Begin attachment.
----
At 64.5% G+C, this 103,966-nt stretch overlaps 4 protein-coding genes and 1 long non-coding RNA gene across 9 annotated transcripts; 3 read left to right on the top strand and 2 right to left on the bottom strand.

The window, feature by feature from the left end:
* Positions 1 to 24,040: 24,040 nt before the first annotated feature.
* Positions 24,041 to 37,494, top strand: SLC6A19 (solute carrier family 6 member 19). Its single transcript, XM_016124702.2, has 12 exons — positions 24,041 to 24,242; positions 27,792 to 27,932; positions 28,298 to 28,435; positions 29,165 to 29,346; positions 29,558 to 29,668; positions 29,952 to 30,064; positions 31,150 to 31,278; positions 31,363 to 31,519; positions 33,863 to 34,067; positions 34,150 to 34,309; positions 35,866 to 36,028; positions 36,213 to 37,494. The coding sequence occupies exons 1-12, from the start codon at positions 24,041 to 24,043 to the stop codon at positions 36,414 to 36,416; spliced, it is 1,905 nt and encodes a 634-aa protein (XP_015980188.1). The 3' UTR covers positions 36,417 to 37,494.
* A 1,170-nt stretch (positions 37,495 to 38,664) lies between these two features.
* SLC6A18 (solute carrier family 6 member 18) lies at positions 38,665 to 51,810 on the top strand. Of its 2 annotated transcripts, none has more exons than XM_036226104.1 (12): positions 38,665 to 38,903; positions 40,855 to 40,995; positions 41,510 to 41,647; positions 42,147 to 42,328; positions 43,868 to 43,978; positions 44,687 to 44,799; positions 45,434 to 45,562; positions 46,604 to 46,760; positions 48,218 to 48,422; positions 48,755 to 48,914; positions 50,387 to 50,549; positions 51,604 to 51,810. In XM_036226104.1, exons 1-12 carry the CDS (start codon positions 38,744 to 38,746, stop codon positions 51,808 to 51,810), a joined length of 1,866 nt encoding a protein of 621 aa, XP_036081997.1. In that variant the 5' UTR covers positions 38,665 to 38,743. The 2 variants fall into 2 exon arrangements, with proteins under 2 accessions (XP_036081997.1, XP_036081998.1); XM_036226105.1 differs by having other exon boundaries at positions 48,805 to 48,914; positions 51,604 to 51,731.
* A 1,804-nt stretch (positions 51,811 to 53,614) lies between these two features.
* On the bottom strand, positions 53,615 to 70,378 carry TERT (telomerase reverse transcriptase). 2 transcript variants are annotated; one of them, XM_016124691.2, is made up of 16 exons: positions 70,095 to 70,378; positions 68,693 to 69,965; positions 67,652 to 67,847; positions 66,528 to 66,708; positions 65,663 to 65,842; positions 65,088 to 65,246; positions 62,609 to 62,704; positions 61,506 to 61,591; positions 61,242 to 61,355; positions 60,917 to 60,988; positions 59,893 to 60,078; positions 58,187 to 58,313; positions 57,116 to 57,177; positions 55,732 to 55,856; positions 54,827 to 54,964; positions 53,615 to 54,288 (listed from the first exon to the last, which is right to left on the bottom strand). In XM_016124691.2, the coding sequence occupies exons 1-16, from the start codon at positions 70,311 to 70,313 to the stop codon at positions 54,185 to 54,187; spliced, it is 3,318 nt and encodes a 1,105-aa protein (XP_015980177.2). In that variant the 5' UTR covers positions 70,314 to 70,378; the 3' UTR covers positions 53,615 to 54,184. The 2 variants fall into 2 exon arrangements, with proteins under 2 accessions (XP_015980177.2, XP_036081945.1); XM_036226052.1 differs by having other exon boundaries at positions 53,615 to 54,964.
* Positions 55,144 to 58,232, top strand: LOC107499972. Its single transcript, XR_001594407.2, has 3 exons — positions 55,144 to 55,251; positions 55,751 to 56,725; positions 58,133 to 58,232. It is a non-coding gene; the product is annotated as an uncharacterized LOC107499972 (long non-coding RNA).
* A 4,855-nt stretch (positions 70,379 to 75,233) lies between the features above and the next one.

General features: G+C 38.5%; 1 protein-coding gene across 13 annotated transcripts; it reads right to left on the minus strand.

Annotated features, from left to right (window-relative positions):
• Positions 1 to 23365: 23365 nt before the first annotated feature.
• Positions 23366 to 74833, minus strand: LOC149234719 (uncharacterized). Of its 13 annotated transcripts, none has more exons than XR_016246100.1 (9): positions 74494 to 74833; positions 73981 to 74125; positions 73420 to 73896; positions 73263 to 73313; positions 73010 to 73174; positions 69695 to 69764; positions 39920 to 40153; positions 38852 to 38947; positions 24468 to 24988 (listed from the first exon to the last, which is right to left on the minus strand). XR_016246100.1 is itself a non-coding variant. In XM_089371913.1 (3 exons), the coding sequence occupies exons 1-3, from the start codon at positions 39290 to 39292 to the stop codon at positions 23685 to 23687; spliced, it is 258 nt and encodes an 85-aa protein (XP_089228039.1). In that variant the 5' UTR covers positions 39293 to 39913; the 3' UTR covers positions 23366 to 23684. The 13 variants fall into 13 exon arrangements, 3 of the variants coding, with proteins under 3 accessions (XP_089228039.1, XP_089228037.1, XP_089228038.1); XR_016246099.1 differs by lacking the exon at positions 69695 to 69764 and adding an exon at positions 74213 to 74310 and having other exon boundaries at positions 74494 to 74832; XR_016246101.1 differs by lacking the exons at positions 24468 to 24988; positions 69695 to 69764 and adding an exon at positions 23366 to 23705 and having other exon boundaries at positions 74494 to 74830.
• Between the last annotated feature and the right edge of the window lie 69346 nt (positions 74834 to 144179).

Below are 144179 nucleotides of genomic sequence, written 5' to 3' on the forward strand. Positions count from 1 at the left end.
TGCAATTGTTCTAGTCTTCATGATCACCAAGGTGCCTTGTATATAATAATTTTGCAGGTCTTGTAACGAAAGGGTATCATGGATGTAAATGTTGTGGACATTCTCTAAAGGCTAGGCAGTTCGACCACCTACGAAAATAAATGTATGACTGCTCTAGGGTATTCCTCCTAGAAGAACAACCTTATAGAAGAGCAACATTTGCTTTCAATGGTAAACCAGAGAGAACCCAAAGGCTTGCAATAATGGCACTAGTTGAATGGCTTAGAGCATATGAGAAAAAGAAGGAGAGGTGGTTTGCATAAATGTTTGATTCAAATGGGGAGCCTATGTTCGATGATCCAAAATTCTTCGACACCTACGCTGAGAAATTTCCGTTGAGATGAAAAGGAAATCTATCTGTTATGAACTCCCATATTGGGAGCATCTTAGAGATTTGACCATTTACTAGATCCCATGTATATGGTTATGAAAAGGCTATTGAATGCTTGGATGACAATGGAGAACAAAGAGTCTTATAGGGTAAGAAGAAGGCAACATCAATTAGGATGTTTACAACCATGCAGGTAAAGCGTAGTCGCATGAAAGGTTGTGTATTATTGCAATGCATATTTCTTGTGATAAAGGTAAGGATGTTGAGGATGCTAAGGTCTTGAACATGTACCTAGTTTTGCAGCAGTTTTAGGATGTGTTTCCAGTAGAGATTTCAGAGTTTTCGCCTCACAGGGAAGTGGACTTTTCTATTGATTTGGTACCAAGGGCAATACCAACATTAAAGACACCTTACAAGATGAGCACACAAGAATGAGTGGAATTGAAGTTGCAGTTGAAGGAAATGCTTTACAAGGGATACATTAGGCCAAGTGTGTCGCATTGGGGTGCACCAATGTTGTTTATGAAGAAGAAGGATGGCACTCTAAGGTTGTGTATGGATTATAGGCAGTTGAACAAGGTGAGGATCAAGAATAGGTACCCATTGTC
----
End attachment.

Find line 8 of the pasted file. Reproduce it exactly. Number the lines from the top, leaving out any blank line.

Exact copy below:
* On the bottom strand, positions 53,615 to 70,378 carry TERT (telomerase reverse transcriptase). 2 transcript variants are annotated; one of them, XM_016124691.2, is made up of 16 exons: positions 70,095 to 70,378; positions 68,693 to 69,965; positions 67,652 to 67,847; positions 66,528 to 66,708; positions 65,663 to 65,842; positions 65,088 to 65,246; positions 62,609 to 62,704; positions 61,506 to 61,591; positions 61,242 to 61,355; positions 60,917 to 60,988; positions 59,893 to 60,078; positions 58,187 to 58,313; positions 57,116 to 57,177; positions 55,732 to 55,856; positions 54,827 to 54,964; positions 53,615 to 54,288 (listed from the first exon to the last, which is right to left on the bottom strand). In XM_016124691.2, the coding sequence occupies exons 1-16, from the start codon at positions 70,311 to 70,313 to the stop codon at positions 54,185 to 54,187; spliced, it is 3,318 nt and encodes a 1,105-aa protein (XP_015980177.2). In that variant the 5' UTR covers positions 70,314 to 70,378; the 3' UTR covers positions 53,615 to 54,184. The 2 variants fall into 2 exon arrangements, with proteins under 2 accessions (XP_015980177.2, XP_036081945.1); XM_036226052.1 differs by having other exon boundaries at positions 53,615 to 54,964.